Who benefits from that?


If, on the other hand, we define the political left and right in terms of fundamentals, with the left representing rights-violating systems (i.e., statism) and the right representing rights-protecting systems (capitalism), then we can see and use—and help others to see and use—the spectrum as the clarifying cognitive and communicative tool that it is and ought to be.

Leftists, of course, do not want people to possess such a tool. They don’t want people to discuss political matters in terms of clearly and openly defined principles. Leftists loathe such forthright language because they sense what Ayn Rand stated explicitly:

When opposite basic principles are clearly and openly defined, it works to the advantage of the rational side; when they are not clearly defined, but are hidden or evaded, it works to the advantage of the irrational side.4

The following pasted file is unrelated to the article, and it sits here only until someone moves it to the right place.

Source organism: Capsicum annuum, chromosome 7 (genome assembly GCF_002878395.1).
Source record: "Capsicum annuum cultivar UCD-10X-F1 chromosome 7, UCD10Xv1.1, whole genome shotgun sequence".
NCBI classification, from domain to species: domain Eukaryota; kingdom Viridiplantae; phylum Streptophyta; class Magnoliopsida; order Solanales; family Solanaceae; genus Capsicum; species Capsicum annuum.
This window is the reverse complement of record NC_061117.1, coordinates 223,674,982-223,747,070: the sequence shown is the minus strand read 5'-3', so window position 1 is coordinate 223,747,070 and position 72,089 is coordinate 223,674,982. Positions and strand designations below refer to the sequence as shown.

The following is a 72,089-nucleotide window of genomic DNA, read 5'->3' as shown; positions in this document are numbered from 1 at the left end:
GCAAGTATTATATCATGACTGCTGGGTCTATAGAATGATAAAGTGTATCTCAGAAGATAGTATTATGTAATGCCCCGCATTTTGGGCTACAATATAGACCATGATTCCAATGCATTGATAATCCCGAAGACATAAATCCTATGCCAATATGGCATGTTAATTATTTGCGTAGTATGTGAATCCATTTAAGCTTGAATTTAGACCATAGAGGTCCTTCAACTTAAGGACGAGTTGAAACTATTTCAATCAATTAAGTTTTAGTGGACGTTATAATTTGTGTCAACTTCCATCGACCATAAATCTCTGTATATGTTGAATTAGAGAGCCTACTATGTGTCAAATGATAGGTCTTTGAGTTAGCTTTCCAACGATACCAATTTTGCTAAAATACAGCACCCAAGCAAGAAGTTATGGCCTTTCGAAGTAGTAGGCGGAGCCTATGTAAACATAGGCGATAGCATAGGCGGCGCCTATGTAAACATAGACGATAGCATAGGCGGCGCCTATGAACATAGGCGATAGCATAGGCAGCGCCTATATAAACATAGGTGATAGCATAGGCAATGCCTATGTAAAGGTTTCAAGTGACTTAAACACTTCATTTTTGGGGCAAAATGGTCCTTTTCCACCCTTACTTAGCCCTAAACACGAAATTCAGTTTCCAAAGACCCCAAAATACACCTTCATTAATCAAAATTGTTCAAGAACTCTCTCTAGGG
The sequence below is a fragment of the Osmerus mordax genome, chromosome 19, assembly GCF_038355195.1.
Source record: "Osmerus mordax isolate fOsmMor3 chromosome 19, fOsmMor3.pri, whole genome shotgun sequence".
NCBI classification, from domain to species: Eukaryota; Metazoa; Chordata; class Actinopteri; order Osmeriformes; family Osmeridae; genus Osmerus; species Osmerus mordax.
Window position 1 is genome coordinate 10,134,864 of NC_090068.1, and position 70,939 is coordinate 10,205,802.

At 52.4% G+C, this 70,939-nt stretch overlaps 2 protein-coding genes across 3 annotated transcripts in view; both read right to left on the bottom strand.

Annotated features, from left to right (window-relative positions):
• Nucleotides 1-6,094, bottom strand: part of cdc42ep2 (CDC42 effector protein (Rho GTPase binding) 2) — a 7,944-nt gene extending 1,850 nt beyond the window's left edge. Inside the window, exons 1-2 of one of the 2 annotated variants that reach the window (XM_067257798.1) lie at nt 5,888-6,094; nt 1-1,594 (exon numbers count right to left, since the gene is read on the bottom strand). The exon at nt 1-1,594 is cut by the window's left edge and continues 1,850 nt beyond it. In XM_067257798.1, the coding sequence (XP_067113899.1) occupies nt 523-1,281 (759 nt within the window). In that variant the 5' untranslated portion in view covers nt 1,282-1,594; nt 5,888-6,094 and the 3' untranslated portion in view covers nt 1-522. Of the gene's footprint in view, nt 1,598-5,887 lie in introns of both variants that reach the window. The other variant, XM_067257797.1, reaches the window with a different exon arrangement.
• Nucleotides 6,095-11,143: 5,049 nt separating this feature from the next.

The left’s modus operandi is to use vague terminology because it works to their advantage. A vague, ill-defined political spectrum enables them to maintain the fiction that our alternatives are one form of statism or another. A clear, rationally defined spectrum exposes that myth and works to the advantage of capitalism.

As someone once said, “Definitions are the guardians of rationality, the first line of defense against the chaos of mental disintegration.”5 That is true. But definitions can guard rationality only if we put them to work.



1. Craig Biddle, “Political ‘Left’ and ‘Right’ Properly Defined,” TOS Blog, June 26, 2012,

2. Craig Biddle, “Capitalism and the Moral High Ground,” The Objective Standard 3, no. 4 (Winter 2011),

3. Ayn Rand, “‘Extremism,’ or The Art of Smearing,” in Capitalism: The Unknown Ideal (New York: Signet, 1967), 181.

4. Ayn Rand, “The Anatomy of Compromise,” in Capitalism, 145.

5. Ayn Rand, “Art and Cognition,” in The Romantic Manifesto (New York: New American Library, 1971), 77.